> Playing devils advocate for a moment.... > > Other than for topology students in grad school, where is the mathematics > in exploring mobius strips and hexaflexagons?
->Cathy, that's a good question and I will give you my opinion of where the mathematics is within the exploration of Moebius strips and hexaflexagons ( which really are a Moebius strip in another "form"). If you are looking for number crunching, which I really don't think that you are, then the exploration may not serve your purpose. Even though I was not necessarily looking for number relationships during the exploration, the students used number in order to describe what they found and what they predicted might happen before they cut the Moebius strips and loops. A few weeks earlier I had been invited to the fourth grade classrooms at this building to work with equivalent fractions. When I arrived at the door for the math club, several of the fourth grade students recognized me and said are we going to do fractions again? I said "NO, I have something different planned for you today." Well, to my surprise as they began describing their "creations" fractions were what they used to describe the relationships between the original Moebius strip or loop and the resulting band. So even though, I wasn't necessarily looking for those relationships, the students saw them and they were there. (And I knew they were there. I learned a long time ago that if I go into an activity looking for specific answers, I can get them, but that doesn't mean that I am observing student learning. You might want to read some of Cathy Fosnot's work about helping student clarify their thinking for further info along this line.) So mathematically, I found out that these students were able to use mathematics to describe their world. That to me is certainly one indication of mathematical power. If that was all I found out during this experience, I would have been satisfied. However, there was much more going on with the exploration.
My purpose for having the students explore the Moebius strip was to provide them with an opportunity to look at something from another perspective. (By the way, this would not be the students only opportunity). Mathematics for us, beside including command of number and number operations, includes opportunities to: * communicate and share thoughts and reasoning involving mathematical process(es) * relate mathematics to real-life situations * exercise flexibility in exploring mathematical ideas and be willing to seek and try alternative methods for solving problems * persevere in a mathematical task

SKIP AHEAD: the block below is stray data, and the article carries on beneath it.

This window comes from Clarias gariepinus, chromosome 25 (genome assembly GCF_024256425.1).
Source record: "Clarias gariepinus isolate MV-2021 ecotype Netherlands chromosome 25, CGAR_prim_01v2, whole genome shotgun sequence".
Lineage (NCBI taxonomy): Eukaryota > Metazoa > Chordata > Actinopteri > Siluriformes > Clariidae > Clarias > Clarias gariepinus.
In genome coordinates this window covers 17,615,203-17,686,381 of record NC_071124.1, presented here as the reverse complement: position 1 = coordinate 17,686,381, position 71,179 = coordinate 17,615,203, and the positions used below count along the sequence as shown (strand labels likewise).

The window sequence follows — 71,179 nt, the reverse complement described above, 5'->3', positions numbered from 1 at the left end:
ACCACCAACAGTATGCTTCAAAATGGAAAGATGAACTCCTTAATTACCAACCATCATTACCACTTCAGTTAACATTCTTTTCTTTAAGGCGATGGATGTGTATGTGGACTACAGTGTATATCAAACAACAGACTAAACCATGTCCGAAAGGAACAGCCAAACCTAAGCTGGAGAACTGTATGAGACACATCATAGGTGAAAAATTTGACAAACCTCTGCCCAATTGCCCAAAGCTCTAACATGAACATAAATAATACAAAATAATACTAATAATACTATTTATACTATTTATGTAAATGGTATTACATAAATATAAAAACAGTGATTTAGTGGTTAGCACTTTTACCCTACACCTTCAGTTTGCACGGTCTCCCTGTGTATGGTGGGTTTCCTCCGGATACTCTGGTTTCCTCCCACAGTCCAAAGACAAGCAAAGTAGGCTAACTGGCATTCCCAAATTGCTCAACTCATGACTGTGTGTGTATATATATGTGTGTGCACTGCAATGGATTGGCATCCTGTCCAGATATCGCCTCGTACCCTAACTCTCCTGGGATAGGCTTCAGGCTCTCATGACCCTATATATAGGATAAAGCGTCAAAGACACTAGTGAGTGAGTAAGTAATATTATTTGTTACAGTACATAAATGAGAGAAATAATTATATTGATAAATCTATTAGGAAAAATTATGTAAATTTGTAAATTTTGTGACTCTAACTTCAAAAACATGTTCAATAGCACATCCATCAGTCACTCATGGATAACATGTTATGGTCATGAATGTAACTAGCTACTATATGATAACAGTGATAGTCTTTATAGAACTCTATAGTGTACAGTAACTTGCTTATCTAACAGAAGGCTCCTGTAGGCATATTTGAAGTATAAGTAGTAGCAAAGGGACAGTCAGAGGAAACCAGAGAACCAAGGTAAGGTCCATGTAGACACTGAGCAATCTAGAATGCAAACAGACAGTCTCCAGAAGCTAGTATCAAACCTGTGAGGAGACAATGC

> > Mobius strips and hexaflexagons are great "gee wiz" activities, but I > wonder if they are on the same order as baking soda/vinegar volcanoes > (don't teach much except possible misconceptions). > I'd like to put together some activities for facilitators to do with > visitors on the museum floor, but I want to be able to answer the > facilitators when they ask "why is this Math?"
Cathy, I understand your concern for "gee wiz" activities, and if that is all they are for, then, I have a similar concern.
As far as putting together some activities for facilitators to do with visitor on the museum floor, I suggest that the facilitators ask themselves where is the math? Earlier on this listserv, I believe, there was a good discussion about what the "definition" of mathematics is. To me mathematics is a study of patterns and realtionships for both beauty and the study of our world. I know that even with my gobal definition of mathematics, the view is still narrow according to other peoples view.
Soemthing that has helped me to evaluate mathematical activities are the criteria Marilyn Burns offers in her writings. (I don't have a copy of the criteria in front of me, so some of the following may be paraphrased. Sorry to those of you who know the criteria by heart.)
*1. The activity *must* cause the student to think. (there was a great deal of thinking going on during this activity. The thinking was not only a result of my questioning, but more importantly the students questioning.)
*2. The activity has mathematical significance. That's where you are questioning me. Within my definition of mathematics and the disposition I would like to foster in our students, the exploration of Moebius strips is a worthwhile mathematical task.
*3. The activity is achievable to the least knowledgeble and a challenge for the most knowledgeble. This is the most difficult criteria, in my opinion. My exploration of the Moebius strip, allowed for all to enter the activity and leave the activity with more knowledge than they had before.
> > If you dare to answer my question, add the word "so?" to your explanation > and continue until the "so?" question no longer seems appropriate.
I hope that I have answered your questions. By the way, I'm the one you gave the ribbon to in Boston, thanks! :)
Linda Coutts e-mail address: firstname.lastname@example.org Coordinator Elementary Mathematics Columbia Public Schools Voice: (314) 886-2233 1206 E. Walnut St FAX: (314) 886-2078 Columbia, MO 65201